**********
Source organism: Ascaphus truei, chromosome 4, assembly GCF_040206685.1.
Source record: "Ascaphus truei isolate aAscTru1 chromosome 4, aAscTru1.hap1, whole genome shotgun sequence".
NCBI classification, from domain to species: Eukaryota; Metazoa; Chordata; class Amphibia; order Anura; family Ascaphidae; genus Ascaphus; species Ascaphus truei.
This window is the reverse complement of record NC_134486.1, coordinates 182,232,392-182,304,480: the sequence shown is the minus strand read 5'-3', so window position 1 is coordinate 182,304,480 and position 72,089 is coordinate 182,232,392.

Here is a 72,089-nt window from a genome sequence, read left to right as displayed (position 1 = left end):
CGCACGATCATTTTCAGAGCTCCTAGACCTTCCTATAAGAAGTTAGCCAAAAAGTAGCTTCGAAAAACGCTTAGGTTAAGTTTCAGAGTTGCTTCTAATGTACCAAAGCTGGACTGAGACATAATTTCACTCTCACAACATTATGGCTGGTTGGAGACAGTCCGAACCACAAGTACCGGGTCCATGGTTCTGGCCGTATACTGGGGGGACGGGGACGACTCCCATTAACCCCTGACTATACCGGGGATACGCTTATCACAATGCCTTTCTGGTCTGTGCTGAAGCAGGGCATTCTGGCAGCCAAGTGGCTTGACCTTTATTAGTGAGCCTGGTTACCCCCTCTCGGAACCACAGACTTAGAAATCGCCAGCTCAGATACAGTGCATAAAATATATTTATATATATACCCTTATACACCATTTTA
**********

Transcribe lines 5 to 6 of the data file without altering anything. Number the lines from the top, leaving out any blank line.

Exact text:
Here is a 72,089-nt window from a genome sequence, read left to right as displayed (position 1 = left end):
CGCACGATCATTTTCAGAGCTCCTAGACCTTCCTATAAGAAGTTAGCCAAAAAGTAGCTTCGAAAAACGCTTAGGTTAAGTTTCAGAGTTGCTTCTAATGTACCAAAGCTGGACTGAGACATAATTTCACTCTCACAACATTATGGCTGGTTGGAGACAGTCCGAACCACAAGTACCGGGTCCATGGTTCTGGCCGTATACTGGGGGGACGGGGACGACTCCCATTAACCCCTGACTATACCGGGGATACGCTTATCACAATGCCTTTCTGGTCTGTGCTGAAGCAGGGCATTCTGGCAGCCAAGTGGCTTGACCTTTATTAGTGAGCCTGGTTACCCCCTCTCGGAACCACAGACTTAGAAATCGCCAGCTCAGATACAGTGCATAAAATATATTTATATATATACCCTTATACACCATTTTA